Much is heard these days about Canadian history and the truth, particularly regarding the fortunes, or misfortunes, of the Indigenous population. The narrative has been biased against them, we hear, now we want the truth, the whole truth.

But do we? Judging by the recent contretemps in Quesnel, B.C. one might wonder. It was all about the reading habits of the mayor’s wife which, it turns out, are highly controversial. She enjoyed one book so much she recommended it to her friends and that was not appreciated by the Indigenous community and sympathetic reconciliationists.

The inflammatory object of their ire is Grave Error: How the Media Misled Us (and the Truth about Residential Schools), by C.P. Champion and Tom Flanagan. The book is mostly written by a variety of academics and lawyers who, as you may have gathered from the title, are not entirely in agreement with what has become the received narrative about the residential schools. According to Flanagan, the mainstream media “are propounding—repeatedly, determinedly, consistently—a distorted and entirely one-sided view of one of the most important questions in Canadian politics.”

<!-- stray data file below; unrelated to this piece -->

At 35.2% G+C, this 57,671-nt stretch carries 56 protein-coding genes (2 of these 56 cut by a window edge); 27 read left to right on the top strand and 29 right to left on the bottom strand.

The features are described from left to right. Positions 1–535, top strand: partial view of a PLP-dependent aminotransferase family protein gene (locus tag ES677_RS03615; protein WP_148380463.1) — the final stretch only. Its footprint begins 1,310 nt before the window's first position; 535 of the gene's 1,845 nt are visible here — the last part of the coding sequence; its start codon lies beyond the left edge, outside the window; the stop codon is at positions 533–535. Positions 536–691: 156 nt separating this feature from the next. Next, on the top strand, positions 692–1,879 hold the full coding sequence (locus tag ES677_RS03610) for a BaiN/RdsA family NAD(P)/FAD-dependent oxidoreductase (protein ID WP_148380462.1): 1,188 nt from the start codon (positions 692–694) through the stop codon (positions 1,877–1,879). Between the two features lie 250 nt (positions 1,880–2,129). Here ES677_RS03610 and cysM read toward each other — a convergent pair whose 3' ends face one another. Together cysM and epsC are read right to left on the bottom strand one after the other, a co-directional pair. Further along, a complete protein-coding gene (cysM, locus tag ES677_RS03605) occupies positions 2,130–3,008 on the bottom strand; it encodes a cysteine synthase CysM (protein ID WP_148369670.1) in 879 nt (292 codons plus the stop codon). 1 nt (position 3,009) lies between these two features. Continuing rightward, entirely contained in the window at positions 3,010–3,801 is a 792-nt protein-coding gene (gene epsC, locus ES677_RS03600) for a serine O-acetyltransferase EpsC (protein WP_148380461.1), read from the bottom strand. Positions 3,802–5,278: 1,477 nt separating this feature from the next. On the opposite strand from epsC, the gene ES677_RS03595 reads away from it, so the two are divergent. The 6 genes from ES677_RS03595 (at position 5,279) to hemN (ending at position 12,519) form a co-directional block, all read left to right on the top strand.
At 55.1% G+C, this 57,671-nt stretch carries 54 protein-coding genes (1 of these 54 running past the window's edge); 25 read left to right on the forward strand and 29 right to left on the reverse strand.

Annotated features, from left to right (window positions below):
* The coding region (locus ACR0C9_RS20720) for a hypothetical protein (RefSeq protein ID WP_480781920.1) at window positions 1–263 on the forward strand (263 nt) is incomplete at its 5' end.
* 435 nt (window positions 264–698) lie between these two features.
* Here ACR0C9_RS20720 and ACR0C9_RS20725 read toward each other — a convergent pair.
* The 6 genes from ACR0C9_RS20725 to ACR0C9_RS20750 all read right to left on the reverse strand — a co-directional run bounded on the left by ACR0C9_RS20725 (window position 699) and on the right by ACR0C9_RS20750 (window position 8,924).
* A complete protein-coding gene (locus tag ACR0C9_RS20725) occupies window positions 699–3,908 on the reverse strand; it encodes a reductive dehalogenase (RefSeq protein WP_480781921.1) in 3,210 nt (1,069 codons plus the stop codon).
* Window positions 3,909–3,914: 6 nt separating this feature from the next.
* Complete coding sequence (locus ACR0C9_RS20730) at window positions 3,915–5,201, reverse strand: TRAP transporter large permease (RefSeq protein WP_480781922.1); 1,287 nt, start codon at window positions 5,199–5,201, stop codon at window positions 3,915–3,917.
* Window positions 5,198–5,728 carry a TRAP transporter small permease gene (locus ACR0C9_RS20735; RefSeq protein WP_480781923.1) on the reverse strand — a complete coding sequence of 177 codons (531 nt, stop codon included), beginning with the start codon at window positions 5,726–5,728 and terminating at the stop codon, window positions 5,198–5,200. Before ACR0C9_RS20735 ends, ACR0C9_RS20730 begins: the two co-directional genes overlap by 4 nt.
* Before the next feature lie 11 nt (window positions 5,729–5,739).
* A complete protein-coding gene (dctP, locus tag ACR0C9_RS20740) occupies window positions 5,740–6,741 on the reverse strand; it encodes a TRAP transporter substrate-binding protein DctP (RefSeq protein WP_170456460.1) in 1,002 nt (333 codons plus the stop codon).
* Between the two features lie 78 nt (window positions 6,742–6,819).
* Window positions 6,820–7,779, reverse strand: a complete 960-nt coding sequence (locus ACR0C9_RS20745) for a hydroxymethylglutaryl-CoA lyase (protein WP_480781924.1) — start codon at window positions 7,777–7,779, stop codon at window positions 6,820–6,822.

The Lhtako Dene Nation took particular umbrage at the book. According to the First Nation’s administrator Maynard Bara, “It just rips your stomach out. It’s just absolute bigotry and hatred.” Lhtako Dene Chief Clifford Lebrun declared, “We can no longer work with this mayor and we will not work with the City of Quesnel until [the] issue has been resolved.” Hundreds marched outside city hall and dozens loudly attended the city council meeting when the issue was discussed. Many, including three councillors, demanded the mayor resign.

He didn’t. But council did censure him and strip him of many of his duties, and he has been barred from entering land belonging to multiple First Nations in and around Quesnel. As for the book, council denounced it. The mayor joined in the denouncing even while admitting he has never read it.

The actions satisfied the Indigenous critics. Band administrator Bara said his nation was pleased with council’s decision and from his perspective, “It’s back to business as usual.”

I would hope that those who believe in freedom of expression, quite aside from getting at the whole truth, would not be quite so sanguine. There are a number of troubling aspects to this affair.